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Eye On The Arctic

Eye On The ArcticAs the Arctic ice cap shrinks, Fletcher PhD candidate Scott Borgerson urges the United States to prepare for the global impact of a navigable North Pole.

Medford/Somerville, Mass. [10.31.05] In the past century, global warming has nudged the temperature of the Earth’s surface up by one degree Fahrenheit and pushed sea level four to eight inches higher. While questions remain about rising global temperatures, Fletcher PhD candidate Scott Borgerson says one thing is for certain: the Arctic ice cap is melting and the United States needs to get involved.

“This is big news, and not just because the Arctic is a barometer for global climate change,” Borgerson wrote in an op-ed in the New York Times. “The thawing of the Arctic will produce major geographical shifts, many of which will profoundly affect international relations.”

As the North Pole takes on a new form, the U.S. needs to adjust its foreign policy, said Borgerson, who teaches maritime studies, political geography and American Foreign Policy at the U.S. Coast Guard Academy. The country needs to consider the international ramifications of a changing Arctic ice cap, he warned.

“For starters, conflicting territorial claims among countries that border the Arctic Ocean will rapidly acquire a new urgency,” he wrote in the Times. “A quarter of the world’s oil and natural gas resources lie in the Arctic, but until recently polar ice rendered many of these deposits inaccessible.”

With the ice melting, the race to tap into these deposits has already begun, he explained. And fishermen, loggers and miners are also heading north to exploit the region’s other natural resources, he said.

But the most significant byproduct of a shrinking ice cap is the potential for Arctic navigation, Borgerson pointed out.

“The polar thaw may lead to what would be the most transformational maritime project since the Panama Canal: an Arctic Bridge,” Borgerson wrote in the opinion piece. “An Arctic marine highway made possible by the dwindling of sea ice would cut existing oceanic transit times by days, saving shipping companies (and navies, smugglers and terrorists) thousands of miles of travel.”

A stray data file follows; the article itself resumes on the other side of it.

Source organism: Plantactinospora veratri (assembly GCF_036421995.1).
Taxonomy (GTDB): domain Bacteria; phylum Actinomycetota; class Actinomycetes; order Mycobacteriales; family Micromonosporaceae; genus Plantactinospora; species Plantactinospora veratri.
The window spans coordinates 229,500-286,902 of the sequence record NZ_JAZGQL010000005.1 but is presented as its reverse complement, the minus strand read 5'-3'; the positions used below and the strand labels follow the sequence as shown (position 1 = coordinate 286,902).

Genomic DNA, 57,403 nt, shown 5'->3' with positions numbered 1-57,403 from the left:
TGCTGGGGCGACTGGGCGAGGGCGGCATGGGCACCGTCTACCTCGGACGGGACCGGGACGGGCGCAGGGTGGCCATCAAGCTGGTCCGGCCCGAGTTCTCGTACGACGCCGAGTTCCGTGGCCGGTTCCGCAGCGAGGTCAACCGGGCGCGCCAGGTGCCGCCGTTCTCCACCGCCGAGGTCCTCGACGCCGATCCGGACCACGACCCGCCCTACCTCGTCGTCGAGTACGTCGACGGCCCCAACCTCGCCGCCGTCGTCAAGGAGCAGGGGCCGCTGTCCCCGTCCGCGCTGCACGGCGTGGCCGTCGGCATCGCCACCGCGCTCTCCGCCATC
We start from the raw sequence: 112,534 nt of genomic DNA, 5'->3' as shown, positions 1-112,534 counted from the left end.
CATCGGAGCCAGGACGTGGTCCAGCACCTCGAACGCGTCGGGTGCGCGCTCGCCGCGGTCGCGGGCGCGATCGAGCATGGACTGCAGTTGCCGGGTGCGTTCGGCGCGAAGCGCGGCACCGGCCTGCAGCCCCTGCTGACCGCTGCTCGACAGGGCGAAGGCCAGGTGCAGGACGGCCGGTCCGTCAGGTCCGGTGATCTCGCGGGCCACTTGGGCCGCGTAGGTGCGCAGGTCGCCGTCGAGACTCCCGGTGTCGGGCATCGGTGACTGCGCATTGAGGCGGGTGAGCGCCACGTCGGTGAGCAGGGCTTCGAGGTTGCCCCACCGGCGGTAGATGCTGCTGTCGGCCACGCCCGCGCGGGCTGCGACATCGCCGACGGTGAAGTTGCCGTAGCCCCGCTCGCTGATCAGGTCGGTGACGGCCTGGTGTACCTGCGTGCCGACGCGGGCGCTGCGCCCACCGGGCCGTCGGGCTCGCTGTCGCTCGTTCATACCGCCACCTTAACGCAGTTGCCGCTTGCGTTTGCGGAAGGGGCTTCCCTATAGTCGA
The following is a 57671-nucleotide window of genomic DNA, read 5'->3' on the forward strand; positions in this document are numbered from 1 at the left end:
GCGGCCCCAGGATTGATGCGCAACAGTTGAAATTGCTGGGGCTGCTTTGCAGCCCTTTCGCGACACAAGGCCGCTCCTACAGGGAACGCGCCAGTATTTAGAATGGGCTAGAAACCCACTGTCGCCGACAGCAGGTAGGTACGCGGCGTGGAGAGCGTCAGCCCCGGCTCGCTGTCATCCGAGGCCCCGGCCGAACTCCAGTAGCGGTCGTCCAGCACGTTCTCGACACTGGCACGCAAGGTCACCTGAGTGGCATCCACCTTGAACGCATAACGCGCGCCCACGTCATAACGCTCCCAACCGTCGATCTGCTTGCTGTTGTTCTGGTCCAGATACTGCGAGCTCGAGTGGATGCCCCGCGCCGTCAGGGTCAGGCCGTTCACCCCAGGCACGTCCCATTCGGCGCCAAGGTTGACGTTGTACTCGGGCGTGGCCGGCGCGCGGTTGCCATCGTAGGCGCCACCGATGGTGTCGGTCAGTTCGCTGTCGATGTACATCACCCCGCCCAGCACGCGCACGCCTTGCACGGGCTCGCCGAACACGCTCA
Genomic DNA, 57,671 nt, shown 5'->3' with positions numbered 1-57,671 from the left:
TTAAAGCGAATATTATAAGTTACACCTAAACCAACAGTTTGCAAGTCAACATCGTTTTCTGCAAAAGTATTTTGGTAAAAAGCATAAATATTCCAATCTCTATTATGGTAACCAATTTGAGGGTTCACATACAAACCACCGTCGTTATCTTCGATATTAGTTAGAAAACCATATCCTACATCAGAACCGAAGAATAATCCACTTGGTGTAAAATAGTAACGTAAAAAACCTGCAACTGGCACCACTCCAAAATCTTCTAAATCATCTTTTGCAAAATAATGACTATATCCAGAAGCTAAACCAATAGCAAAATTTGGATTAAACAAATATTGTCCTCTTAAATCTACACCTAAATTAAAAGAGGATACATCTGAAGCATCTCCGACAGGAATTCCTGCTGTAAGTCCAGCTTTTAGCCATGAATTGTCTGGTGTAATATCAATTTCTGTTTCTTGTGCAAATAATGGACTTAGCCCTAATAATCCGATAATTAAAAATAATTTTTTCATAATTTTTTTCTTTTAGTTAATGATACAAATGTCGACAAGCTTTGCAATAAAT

Although, realistically, the creation of an Arctic highway is at least a decade away, it could have a direct impact on international trade when it happens, he explained. “Those able to adjust their mental maps and capitalize on this new seaway would surely benefit,” he wrote.

According to Borgerson, before global warming transforms the Arctic ice cap into a “hub of global activity,” the U.S. “needs to Arcticulate a clear, sustainable and environmentally aware Arctic policy that accounts for the changes now under way.”

He added that the U.S. needs to take “a leading diplomatic role in adjudicating the growing international contest over the Arctic” because, unlike Antarctica, which became a demilitarized region of international scientific cooperation through the 1961 Antarctic Treaty, the Arctic has no comprehensive legal framework.

The U.S. also needs to assess its ability to operate in the Arctic, Borgerson explained, adding that the country currently has only three Coast Guard ships equipped to work in the region. Two of them, however, are 30 years old and “operationally challenged,” he said.

In the Times, Borgerson urged the U.S. to invest the $500 million it would cost to fix the ships to “enhance American presence in the polar regions,” which he believes would be in the country’s best interest.

“The region is growing more and more important, and we need to pay attention lest this sea change pass us by,” he wrote.

 

 

 

 

 

 

 

 

 

 

 

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